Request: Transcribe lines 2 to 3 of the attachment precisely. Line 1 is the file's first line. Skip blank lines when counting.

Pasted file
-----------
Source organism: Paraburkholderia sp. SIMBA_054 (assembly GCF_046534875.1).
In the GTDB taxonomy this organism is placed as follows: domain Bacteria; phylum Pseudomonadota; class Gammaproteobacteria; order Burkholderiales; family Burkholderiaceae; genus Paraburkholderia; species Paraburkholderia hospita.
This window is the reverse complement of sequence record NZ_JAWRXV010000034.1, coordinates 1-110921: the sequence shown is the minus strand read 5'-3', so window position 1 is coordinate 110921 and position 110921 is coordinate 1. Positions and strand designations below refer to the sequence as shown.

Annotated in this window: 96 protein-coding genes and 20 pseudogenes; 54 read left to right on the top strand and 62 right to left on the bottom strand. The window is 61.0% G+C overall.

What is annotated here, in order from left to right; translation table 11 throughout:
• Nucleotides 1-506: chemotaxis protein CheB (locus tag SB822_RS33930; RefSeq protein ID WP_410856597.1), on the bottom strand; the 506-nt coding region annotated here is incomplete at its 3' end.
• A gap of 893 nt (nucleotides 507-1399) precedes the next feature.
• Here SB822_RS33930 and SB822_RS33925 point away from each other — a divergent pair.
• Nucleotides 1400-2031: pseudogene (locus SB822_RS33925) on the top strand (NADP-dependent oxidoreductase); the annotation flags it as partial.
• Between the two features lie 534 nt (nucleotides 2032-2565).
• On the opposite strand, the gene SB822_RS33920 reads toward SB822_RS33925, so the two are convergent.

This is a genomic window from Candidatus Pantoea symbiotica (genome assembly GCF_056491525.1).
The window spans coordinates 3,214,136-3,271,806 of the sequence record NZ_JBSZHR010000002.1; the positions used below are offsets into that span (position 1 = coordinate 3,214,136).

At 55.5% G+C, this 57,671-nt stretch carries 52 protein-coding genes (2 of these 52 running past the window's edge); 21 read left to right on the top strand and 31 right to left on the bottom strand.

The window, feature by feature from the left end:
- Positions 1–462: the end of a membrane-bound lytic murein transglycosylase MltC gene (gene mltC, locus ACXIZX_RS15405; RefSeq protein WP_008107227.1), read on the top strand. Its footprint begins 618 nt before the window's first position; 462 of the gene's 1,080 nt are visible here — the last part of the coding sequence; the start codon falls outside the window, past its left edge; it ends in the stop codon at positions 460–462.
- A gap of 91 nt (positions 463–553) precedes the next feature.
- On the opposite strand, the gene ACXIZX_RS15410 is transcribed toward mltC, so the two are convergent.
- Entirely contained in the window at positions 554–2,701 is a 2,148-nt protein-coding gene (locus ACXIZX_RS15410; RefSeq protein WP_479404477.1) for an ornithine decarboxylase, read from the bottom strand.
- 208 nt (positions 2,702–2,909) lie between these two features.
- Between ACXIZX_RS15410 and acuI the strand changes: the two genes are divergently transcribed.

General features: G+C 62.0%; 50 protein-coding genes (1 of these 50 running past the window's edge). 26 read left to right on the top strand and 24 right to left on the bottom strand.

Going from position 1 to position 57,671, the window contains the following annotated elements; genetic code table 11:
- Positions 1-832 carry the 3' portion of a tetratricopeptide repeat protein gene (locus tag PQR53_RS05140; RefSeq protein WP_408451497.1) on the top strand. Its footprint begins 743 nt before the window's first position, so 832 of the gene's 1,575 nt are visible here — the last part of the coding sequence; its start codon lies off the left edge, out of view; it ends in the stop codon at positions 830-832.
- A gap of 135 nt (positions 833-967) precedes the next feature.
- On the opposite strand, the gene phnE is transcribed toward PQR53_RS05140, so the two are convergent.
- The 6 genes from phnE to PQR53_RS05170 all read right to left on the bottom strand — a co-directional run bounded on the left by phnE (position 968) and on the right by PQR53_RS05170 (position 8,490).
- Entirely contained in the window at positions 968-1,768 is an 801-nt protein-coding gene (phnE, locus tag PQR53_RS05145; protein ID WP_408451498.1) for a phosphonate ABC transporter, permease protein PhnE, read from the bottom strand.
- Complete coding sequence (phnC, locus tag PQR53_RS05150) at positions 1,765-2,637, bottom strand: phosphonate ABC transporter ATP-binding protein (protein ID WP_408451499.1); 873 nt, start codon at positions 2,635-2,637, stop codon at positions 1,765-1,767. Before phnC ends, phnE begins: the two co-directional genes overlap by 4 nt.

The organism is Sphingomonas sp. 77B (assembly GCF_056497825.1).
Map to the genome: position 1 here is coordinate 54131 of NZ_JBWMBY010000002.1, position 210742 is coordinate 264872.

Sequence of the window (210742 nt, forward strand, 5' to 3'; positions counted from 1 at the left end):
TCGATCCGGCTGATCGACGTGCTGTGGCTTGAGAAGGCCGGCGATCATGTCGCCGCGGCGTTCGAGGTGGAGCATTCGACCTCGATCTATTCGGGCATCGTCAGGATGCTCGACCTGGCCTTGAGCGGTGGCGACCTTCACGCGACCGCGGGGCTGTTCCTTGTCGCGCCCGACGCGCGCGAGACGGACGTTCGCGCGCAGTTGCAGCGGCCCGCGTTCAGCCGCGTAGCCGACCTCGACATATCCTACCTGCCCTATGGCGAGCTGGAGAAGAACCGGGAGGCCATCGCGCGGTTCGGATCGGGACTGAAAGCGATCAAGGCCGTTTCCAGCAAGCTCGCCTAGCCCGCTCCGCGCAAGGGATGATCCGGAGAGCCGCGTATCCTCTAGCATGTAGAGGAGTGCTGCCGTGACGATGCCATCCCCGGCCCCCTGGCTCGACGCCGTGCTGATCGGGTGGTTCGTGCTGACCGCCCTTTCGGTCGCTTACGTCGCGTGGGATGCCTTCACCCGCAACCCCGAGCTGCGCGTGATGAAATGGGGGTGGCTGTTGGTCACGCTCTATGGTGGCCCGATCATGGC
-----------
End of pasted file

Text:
In the GTDB taxonomy this organism is placed as follows: domain Bacteria; phylum Pseudomonadota; class Gammaproteobacteria; order Burkholderiales; family Burkholderiaceae; genus Paraburkholderia; species Paraburkholderia hospita.
This window is the reverse complement of sequence record NZ_JAWRXV010000034.1, coordinates 1-110921: the sequence shown is the minus strand read 5'-3', so window position 1 is coordinate 110921 and position 110921 is coordinate 1. Positions and strand designations below refer to the sequence as shown.